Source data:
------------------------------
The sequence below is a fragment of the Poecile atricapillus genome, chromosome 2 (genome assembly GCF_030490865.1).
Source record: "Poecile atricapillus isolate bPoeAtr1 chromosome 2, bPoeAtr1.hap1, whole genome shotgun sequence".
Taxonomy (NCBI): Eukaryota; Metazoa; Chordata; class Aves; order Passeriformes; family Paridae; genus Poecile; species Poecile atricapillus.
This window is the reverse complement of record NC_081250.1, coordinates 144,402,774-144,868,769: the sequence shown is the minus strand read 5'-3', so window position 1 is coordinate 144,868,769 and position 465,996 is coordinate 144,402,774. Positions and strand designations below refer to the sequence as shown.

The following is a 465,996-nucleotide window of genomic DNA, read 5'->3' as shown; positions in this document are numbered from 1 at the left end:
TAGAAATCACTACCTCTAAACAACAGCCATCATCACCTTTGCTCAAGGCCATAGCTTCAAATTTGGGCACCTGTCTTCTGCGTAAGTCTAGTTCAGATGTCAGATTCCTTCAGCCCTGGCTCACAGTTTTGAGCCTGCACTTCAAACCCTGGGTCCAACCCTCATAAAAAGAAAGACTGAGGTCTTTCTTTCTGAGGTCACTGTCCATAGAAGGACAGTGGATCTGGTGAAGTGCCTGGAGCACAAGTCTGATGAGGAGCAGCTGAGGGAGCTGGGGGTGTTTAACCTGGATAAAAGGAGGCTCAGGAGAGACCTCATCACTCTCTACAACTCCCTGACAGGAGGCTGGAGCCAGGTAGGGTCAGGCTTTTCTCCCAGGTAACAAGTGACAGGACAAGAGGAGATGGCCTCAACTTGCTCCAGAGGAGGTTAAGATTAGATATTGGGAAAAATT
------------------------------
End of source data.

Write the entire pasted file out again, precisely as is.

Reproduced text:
The sequence below is a fragment of the Poecile atricapillus genome, chromosome 2 (genome assembly GCF_030490865.1).
Source record: "Poecile atricapillus isolate bPoeAtr1 chromosome 2, bPoeAtr1.hap1, whole genome shotgun sequence".
Taxonomy (NCBI): Eukaryota; Metazoa; Chordata; class Aves; order Passeriformes; family Paridae; genus Poecile; species Poecile atricapillus.
This window is the reverse complement of record NC_081250.1, coordinates 144,402,774-144,868,769: the sequence shown is the minus strand read 5'-3', so window position 1 is coordinate 144,868,769 and position 465,996 is coordinate 144,402,774. Positions and strand designations below refer to the sequence as shown.

The following is a 465,996-nucleotide window of genomic DNA, read 5'->3' as shown; positions in this document are numbered from 1 at the left end:
TAGAAATCACTACCTCTAAACAACAGCCATCATCACCTTTGCTCAAGGCCATAGCTTCAAATTTGGGCACCTGTCTTCTGCGTAAGTCTAGTTCAGATGTCAGATTCCTTCAGCCCTGGCTCACAGTTTTGAGCCTGCACTTCAAACCCTGGGTCCAACCCTCATAAAAAGAAAGACTGAGGTCTTTCTTTCTGAGGTCACTGTCCATAGAAGGACAGTGGATCTGGTGAAGTGCCTGGAGCACAAGTCTGATGAGGAGCAGCTGAGGGAGCTGGGGGTGTTTAACCTGGATAAAAGGAGGCTCAGGAGAGACCTCATCACTCTCTACAACTCCCTGACAGGAGGCTGGAGCCAGGTAGGGTCAGGCTTTTCTCCCAGGTAACAAGTGACAGGACAAGAGGAGATGGCCTCAACTTGCTCCAGAGGAGGTTAAGATTAGATATTGGGAAAAATT